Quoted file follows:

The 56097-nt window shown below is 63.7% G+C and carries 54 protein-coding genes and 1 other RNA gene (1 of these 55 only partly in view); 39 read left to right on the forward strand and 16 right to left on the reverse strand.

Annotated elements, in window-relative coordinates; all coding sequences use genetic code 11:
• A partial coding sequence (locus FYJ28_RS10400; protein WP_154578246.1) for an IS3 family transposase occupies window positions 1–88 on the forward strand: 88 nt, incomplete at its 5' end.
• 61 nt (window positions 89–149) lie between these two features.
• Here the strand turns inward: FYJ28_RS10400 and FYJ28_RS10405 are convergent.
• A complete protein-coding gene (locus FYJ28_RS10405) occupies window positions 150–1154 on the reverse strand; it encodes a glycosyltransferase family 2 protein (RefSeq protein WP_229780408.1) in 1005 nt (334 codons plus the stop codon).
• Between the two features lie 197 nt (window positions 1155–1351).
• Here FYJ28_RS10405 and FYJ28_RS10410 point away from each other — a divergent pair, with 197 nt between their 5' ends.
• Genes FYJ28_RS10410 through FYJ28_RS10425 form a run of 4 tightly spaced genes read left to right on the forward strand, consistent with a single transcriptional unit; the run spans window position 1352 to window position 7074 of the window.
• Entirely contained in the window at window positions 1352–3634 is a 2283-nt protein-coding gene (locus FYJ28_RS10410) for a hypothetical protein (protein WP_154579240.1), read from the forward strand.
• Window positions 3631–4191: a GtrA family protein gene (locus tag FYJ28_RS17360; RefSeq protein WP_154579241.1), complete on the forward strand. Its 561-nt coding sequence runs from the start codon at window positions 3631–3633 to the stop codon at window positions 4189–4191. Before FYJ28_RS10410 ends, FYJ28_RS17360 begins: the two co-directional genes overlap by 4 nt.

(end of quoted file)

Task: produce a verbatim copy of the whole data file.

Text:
The 56097-nt window shown below is 63.7% G+C and carries 54 protein-coding genes and 1 other RNA gene (1 of these 55 only partly in view); 39 read left to right on the forward strand and 16 right to left on the reverse strand.

Annotated elements, in window-relative coordinates; all coding sequences use genetic code 11:
• A partial coding sequence (locus FYJ28_RS10400; protein WP_154578246.1) for an IS3 family transposase occupies window positions 1–88 on the forward strand: 88 nt, incomplete at its 5' end.
• 61 nt (window positions 89–149) lie between these two features.
• Here the strand turns inward: FYJ28_RS10400 and FYJ28_RS10405 are convergent.
• A complete protein-coding gene (locus FYJ28_RS10405) occupies window positions 150–1154 on the reverse strand; it encodes a glycosyltransferase family 2 protein (RefSeq protein WP_229780408.1) in 1005 nt (334 codons plus the stop codon).
• Between the two features lie 197 nt (window positions 1155–1351).
• Here FYJ28_RS10405 and FYJ28_RS10410 point away from each other — a divergent pair, with 197 nt between their 5' ends.
• Genes FYJ28_RS10410 through FYJ28_RS10425 form a run of 4 tightly spaced genes read left to right on the forward strand, consistent with a single transcriptional unit; the run spans window position 1352 to window position 7074 of the window.
• Entirely contained in the window at window positions 1352–3634 is a 2283-nt protein-coding gene (locus FYJ28_RS10410) for a hypothetical protein (protein WP_154579240.1), read from the forward strand.
• Window positions 3631–4191: a GtrA family protein gene (locus tag FYJ28_RS17360; RefSeq protein WP_154579241.1), complete on the forward strand. Its 561-nt coding sequence runs from the start codon at window positions 3631–3633 to the stop codon at window positions 4189–4191. Before FYJ28_RS10410 ends, FYJ28_RS17360 begins: the two co-directional genes overlap by 4 nt.